Thursday, August 11, 2011

International Stem Cell Corporation: A Company with Scores of Potential by Deborah Sterescu

International Stem Cell Corp (OTCBB:ISCO) is a company to watch this year, with several promising developments in store, according to a conference call with investors this morning.

The company, whose parthenogenetic stem cell technology can be used to derive pluripotent stem cells, meaning they can be transformed into any cell type in the body, has many important advantages at its fingertips.

Regenerative medicine is a market that is set to boom in the coming years, as more and more companies are developing therapies based on stem cell use. International Stem Cell's long-term goal is to be a universal supplier of stem cells for not just one, but a host of therapies.

The company's parthenogenetic stem cells are derived from unfertilized eggs, avoiding the ethical issues behind the destruction of viable human embryos, and giving cell-therapy companies one big reason to chose International Stem Cell as their supplier of choice when the time is right.
These parthenogenetic cells, like embryonic cells, also have the capacity to become almost any cell type in the body, but have demonstrated they are better in terms of the immune system, as one single stem cell line can be genetically matched to millions of people, reducing the need for immunosuppressants.

The company holds the world's largest collection of research-grade human parthenogenetic stem cell (hpSC) lines, which it uses along with its partners to investigate cellular therapies for a number of incurable human diseases.

Its plan is to establish a US bank of its clinical-grade human parthenogenetic stem cells that will be capable of being immune-matched to millions of patients, so that a physician could call up and request a specific cell type for people. The company, which recently received approvals to enroll around 3 US donors for its bank, already has a collection of ten human parthenogenetic stem cell lines used for research purposes, which were derived outside the US.

These cell lines could potentially be used to cure a number of diseases, including cancer, heart disease, liver disease, among many others. Already, the company has several trials in the works, and has successfully demonstrated in pre-clinical animal studies that its stem cells can be used to create viable liver cells.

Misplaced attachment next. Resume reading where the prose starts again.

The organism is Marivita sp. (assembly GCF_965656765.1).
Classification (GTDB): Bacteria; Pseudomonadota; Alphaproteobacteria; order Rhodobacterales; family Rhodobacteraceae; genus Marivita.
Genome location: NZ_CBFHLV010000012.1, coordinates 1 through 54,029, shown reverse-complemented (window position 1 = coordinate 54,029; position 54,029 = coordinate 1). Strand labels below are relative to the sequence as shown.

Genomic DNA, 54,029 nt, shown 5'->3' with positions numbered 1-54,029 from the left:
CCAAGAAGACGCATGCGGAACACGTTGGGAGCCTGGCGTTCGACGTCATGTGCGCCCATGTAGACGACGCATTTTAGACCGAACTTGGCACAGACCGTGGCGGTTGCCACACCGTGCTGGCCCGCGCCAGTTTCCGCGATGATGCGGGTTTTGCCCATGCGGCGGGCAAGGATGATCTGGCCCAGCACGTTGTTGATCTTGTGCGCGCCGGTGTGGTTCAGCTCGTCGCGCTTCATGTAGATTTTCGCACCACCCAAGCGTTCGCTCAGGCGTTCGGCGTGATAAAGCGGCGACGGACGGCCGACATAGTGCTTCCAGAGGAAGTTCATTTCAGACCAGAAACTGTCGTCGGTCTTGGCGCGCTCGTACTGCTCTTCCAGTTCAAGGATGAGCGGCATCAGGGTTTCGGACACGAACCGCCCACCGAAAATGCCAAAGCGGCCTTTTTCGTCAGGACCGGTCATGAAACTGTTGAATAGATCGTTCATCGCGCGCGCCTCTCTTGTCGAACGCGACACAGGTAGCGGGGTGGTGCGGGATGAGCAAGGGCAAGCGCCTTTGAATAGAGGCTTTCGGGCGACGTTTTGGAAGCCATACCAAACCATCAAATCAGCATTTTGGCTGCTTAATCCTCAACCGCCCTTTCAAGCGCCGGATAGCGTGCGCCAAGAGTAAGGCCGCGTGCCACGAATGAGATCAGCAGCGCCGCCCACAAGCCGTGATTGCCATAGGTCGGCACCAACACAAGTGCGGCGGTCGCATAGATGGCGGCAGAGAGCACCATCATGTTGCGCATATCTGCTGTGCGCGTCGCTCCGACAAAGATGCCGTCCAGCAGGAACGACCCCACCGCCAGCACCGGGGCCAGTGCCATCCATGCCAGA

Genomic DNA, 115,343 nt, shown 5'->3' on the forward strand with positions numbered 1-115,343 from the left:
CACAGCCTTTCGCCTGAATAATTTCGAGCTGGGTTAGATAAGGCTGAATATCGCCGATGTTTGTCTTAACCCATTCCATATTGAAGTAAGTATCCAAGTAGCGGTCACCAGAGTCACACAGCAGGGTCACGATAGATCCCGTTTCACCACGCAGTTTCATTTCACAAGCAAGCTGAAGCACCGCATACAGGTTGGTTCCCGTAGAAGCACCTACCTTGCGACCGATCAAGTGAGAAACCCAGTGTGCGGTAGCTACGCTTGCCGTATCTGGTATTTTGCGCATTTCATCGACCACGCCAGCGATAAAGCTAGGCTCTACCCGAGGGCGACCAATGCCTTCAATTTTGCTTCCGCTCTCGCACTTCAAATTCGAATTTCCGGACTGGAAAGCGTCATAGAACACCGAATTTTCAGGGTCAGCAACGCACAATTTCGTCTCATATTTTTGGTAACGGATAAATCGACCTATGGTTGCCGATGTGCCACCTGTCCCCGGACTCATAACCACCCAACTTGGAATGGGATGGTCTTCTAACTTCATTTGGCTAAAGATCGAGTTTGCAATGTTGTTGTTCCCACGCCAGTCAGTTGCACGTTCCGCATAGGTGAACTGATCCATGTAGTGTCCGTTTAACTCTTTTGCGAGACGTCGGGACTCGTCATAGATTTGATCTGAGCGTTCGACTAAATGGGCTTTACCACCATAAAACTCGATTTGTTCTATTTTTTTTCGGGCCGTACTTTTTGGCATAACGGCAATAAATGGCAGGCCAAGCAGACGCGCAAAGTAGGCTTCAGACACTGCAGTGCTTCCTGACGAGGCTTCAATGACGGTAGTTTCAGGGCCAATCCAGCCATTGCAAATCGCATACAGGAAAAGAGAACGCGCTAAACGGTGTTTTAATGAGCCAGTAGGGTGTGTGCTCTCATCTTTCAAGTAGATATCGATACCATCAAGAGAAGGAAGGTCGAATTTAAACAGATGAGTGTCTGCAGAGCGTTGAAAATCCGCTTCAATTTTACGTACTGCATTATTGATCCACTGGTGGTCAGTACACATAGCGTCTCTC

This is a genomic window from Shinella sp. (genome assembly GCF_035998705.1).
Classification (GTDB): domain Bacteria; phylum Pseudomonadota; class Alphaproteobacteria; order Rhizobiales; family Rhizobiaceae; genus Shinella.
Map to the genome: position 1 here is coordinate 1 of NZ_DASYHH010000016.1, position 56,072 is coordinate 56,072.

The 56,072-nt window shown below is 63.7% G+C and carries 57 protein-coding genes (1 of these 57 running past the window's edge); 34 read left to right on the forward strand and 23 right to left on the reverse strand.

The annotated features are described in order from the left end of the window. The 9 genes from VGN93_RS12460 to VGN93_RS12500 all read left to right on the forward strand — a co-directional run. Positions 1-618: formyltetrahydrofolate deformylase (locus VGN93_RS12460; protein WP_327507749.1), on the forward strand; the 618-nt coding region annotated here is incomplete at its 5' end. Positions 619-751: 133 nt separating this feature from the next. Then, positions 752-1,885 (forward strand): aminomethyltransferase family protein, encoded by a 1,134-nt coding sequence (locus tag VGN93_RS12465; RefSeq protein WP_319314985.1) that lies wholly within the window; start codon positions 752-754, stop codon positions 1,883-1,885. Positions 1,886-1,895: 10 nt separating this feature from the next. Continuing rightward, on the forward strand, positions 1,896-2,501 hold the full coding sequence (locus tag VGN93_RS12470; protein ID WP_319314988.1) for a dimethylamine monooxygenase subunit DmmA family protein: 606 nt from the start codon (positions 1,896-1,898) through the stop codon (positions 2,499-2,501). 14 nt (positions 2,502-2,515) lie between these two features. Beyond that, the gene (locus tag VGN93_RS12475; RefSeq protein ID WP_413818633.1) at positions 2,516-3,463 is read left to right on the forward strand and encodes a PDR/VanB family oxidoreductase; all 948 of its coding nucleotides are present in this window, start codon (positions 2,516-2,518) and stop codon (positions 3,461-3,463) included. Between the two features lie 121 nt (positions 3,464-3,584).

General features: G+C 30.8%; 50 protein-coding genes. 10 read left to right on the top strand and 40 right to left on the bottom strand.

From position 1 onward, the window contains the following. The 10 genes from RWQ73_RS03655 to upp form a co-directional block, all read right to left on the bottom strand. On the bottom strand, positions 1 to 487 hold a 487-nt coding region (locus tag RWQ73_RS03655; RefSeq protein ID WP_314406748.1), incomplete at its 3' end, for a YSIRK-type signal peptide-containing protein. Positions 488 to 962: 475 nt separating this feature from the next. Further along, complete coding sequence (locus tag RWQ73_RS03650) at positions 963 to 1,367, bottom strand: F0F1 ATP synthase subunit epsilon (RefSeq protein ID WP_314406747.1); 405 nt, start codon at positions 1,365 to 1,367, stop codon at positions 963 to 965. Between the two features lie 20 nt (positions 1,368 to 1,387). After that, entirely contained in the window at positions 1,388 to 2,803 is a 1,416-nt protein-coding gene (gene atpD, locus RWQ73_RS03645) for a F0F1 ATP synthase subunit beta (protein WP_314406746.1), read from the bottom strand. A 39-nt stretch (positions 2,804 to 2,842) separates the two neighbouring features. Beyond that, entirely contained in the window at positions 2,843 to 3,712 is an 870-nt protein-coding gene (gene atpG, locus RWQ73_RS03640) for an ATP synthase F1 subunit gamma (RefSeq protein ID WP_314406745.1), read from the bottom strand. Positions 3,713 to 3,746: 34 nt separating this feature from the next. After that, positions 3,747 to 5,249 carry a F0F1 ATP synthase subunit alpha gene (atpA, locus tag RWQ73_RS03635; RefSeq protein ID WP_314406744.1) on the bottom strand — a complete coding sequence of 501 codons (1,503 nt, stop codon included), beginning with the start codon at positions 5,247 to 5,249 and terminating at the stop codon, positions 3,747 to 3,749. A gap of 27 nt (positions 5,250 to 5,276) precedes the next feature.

Currently, efficacy tests in rat models are in progress for the liver cells, with results anticipated soon. If successful, the company said it plans on aggressively initiating the FDA process, with the aim of beginning first stage clinical trials sometime in 2012. The hope is that International Stem Cell will attain Fast Track designation, as few alternative options are available to patients suffering from liver disease.

The company also has trials in the works for Parkinson's disease and diseases of the eye, and is actively looking for collaborative or joint venture opportunities, as well as in-licensing and out-licensing arrangements.

In addition to its hugely potentially valuable stem cell therapy business, the company also two other operations that are set to generate revenue in the meantime. Lifeline Cell Technology, which saw sales grow by 35% in the first quarter, develops manufactures and markets the Lifeline brand of cell-culture products, which are used by researchers to grow human cells for pre-clinical research.

The subsidiary's products are developed using parent International Stem Cell's technology, and the company expects that as trials for researchers progress into more advanced stages, its technology will be embedded in this progress, potentially generating hundreds of millions of revenue.

In the last quarter, Lifeline Cell gained over 200 new customers due to new product introductions and the development of distribution channels internationally, a strategy it plans to continue.

Lastly, International Stem Cell's Lifeline Skin Care business sells skin care products based on its stem cells, having a very successful launch at the end of last year. The company planned on selling 1,000 products, but sold 7,000 initially, and plans to aggressively kick start major marketing initiatives again in September.

International Stem Cell is a company with scores of upside potential, and though future capital raising has not been ruled out, it has a facility that allows it to draw equity as necessary.
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